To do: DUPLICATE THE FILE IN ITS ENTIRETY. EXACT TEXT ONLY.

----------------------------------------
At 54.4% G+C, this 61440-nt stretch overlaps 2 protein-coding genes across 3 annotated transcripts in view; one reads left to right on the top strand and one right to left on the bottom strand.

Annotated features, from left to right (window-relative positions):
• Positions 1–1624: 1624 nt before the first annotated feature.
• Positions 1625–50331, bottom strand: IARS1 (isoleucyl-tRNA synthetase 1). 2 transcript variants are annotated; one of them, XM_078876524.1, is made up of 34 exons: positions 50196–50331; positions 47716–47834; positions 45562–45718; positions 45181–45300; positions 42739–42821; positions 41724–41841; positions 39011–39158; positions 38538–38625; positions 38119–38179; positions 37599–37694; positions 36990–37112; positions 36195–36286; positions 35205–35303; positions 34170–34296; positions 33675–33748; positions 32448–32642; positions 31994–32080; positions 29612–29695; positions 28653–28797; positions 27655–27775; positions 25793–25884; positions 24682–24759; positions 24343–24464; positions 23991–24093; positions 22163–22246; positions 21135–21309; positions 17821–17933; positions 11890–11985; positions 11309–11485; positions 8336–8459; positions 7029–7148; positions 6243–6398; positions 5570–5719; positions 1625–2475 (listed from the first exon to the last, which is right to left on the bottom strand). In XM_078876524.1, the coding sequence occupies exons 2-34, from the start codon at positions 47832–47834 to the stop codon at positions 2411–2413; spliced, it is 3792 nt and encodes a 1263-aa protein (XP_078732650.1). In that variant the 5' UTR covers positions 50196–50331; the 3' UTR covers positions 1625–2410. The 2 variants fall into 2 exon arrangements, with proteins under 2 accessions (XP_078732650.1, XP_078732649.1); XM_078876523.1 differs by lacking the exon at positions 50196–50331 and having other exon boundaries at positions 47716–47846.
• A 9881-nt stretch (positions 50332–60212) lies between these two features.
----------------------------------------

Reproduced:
At 54.4% G+C, this 61440-nt stretch overlaps 2 protein-coding genes across 3 annotated transcripts in view; one reads left to right on the top strand and one right to left on the bottom strand.

Annotated features, from left to right (window-relative positions):
• Positions 1–1624: 1624 nt before the first annotated feature.
• Positions 1625–50331, bottom strand: IARS1 (isoleucyl-tRNA synthetase 1). 2 transcript variants are annotated; one of them, XM_078876524.1, is made up of 34 exons: positions 50196–50331; positions 47716–47834; positions 45562–45718; positions 45181–45300; positions 42739–42821; positions 41724–41841; positions 39011–39158; positions 38538–38625; positions 38119–38179; positions 37599–37694; positions 36990–37112; positions 36195–36286; positions 35205–35303; positions 34170–34296; positions 33675–33748; positions 32448–32642; positions 31994–32080; positions 29612–29695; positions 28653–28797; positions 27655–27775; positions 25793–25884; positions 24682–24759; positions 24343–24464; positions 23991–24093; positions 22163–22246; positions 21135–21309; positions 17821–17933; positions 11890–11985; positions 11309–11485; positions 8336–8459; positions 7029–7148; positions 6243–6398; positions 5570–5719; positions 1625–2475 (listed from the first exon to the last, which is right to left on the bottom strand). In XM_078876524.1, the coding sequence occupies exons 2-34, from the start codon at positions 47832–47834 to the stop codon at positions 2411–2413; spliced, it is 3792 nt and encodes a 1263-aa protein (XP_078732650.1). In that variant the 5' UTR covers positions 50196–50331; the 3' UTR covers positions 1625–2410. The 2 variants fall into 2 exon arrangements, with proteins under 2 accessions (XP_078732650.1, XP_078732649.1); XM_078876523.1 differs by lacking the exon at positions 50196–50331 and having other exon boundaries at positions 47716–47846.
• A 9881-nt stretch (positions 50332–60212) lies between these two features.